Great to get a couple of hours to myself, to look at a couple of the newer albums around this Olympic summer. Sorry for the recent inactivity....
...Onita Boone is a new singer to these old ears. She must have a great pedigree, as Universal have decided to run with this singer, who is a very refreshing change from the other great vocalists, who are normally encouraged to 'belt' rather than deliver a great 'manifestation of the terpsicorean muse' (sing a nice dance tune)!! Onita hails from Newburgh in New York, where she attended the Newburgh Free Academy High School, where she, not only, honed her vocal abilities, but was a pretty good sports woman as well. Onita also featured in many Broadway shows and has performed with the likes of Patti LaBelle, Whitney Houston, Jennifer Holliday, Stephanie Mills, Teddy Pendergrass, The Clark Sisters, Take Six and BeBe and CeCe Winans. She knows her stuff, and has a great taste in musical company! This album is a very diverse set, which drifts in and out of several genres, each capably handled by this singer, notable tracks include a couple of hugely retrospective pieces in the form of 'I'll Carry You' and the delightful 'Sugarfree' (the latter being a personal favourite here). These could have been recorded in the Sixties, which is a decade that is seeing a resurgence of interest in some newly recorded Soul product. There is a 'muscular' take of the Rufus evergreen 'Ain't Nobody', which will be popular on daytime radio. Also, very radio friendly, is the final track on this 15 track album, namely 'Bring It On', although my favourite track from this set is hugely Soulful 'I Feel Love' (not the Donna Summer track!), which will please those into the real side of Modern Soul, sitting alongside a track or two by, say, Brenda Russell. Very nice album indeed....
...which leads me onto a very tasty album by the songstress Yvette Freeman, who releases this fine new album on the Lambie Music imprint. This is, perhaps, a more straight ahead Soul album release, showcasing strong songs, delivered again, rather than screeched, so a hugely all round listenable experience. Hailing from Wilmington, Delaware, Yvette developed her singing skills from her father, jazz pianist, Charles Freeman. After graduating from the University of Delaware, Yvette performed, as with Onita, on Broadway, and developed into quite a stage actor and performer in her own right. She acted on television and in the movies, thus we have a very multi-talented woman here. This album has a very relaxed feel throughout, highlighted by the very moody 'I Ain't Got The Time', and a very unusual choice of covering the Ohio Players classic 'Heaven Must Be Like This'. 'Funny' follows the moody melodic vibe of the set, which is no one track album, but a great set of modern Soul melodies, of which we could do with a greater supply round abouts thesedays. My pick of the bunch is the very Chapter 8-sh 'Sometimes'. Another very fine release for 2012....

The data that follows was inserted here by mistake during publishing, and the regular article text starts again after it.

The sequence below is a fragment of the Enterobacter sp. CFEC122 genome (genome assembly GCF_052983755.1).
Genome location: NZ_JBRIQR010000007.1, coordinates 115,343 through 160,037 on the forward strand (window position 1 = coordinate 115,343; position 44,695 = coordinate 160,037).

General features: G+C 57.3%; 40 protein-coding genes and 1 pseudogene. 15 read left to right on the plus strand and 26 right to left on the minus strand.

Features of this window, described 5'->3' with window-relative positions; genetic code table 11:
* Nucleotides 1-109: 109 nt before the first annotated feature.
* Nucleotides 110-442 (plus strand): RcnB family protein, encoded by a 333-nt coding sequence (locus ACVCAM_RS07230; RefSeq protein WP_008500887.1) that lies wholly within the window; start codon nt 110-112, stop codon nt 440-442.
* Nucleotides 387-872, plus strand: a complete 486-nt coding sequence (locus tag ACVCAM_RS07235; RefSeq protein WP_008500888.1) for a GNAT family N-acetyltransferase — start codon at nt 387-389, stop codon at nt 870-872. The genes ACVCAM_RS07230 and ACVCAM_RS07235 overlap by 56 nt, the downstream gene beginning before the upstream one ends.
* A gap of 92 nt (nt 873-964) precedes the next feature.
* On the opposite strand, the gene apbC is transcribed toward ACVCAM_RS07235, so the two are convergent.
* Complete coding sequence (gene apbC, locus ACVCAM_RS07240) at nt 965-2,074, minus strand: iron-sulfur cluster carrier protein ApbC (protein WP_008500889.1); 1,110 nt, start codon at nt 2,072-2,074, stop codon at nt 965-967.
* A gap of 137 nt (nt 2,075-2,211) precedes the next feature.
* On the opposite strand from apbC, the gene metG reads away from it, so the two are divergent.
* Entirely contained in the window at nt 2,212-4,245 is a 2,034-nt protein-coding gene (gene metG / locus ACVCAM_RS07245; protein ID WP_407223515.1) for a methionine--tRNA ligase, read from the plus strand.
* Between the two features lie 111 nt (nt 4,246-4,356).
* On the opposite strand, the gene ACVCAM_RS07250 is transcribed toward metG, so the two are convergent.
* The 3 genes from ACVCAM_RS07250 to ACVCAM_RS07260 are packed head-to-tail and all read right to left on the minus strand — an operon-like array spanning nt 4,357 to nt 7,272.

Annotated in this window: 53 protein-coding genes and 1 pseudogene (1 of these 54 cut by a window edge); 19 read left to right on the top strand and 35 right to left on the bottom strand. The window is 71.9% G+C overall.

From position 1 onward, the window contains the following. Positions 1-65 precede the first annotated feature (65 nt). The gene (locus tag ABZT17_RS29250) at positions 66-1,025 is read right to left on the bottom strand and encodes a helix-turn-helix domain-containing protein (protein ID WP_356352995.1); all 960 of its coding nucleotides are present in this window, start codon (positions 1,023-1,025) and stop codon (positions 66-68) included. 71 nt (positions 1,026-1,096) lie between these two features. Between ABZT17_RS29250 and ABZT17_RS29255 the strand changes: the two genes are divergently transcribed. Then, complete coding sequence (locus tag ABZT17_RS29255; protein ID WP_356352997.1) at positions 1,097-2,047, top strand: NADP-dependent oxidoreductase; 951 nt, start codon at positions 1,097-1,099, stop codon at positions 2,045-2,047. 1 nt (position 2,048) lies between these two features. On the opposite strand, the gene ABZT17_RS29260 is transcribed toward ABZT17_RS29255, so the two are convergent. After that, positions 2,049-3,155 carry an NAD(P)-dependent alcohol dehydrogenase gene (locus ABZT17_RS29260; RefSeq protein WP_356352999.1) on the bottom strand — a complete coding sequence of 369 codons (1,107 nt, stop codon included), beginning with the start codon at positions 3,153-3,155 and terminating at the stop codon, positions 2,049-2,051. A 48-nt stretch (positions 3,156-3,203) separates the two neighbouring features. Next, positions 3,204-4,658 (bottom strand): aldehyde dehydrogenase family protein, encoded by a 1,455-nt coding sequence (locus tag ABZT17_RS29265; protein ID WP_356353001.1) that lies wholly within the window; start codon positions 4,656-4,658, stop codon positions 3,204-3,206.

....and finally, I don't normally cherry pick a fusion album, however, as many of you know, sometimes there is a hidden killer of a tune parked away on one or two of these releases. Based in Indiana, Rob had his first break in Indianapolis, where he met Erica Williams of E2 Entertainment, who enrolled him into the artists ranks at Beau Huggins, Orpheus Enterprises. He recorded 'Let It Ride' for the label, after hooking up with Rahni Song, who collaborated on this great follow up release. The album contains covers of a couple of songs by Chris Brown and an interesting take on the Jones Girls evergreen 'Nights Over Egypt'. The likes of those who yearn for the 'Funkin For Jamaica' dancers of yesteryear, will love 'R U Ready For This', which samples the aforementioned Tom Browne classic. There is a lovely cover of 'Anyone Who Had A Heart', sung very beautifully by Naomi Emmanuel. Probably the most Soulful take on this classic melody I have heard. Naomi also delivers a fine version of Michael Jackson's 'Earth Song', however, the track that really hooked me, is the Crystal Faith fronted 'Everything'. This is a real corker of a song, which is in, very much, 'blink and you'll miss it' territory. Keep your eyes and ears open for this lovely song, tenderly sung and hugely full on on the melody front. One of the better songs I have heard this year thus far. Recommended.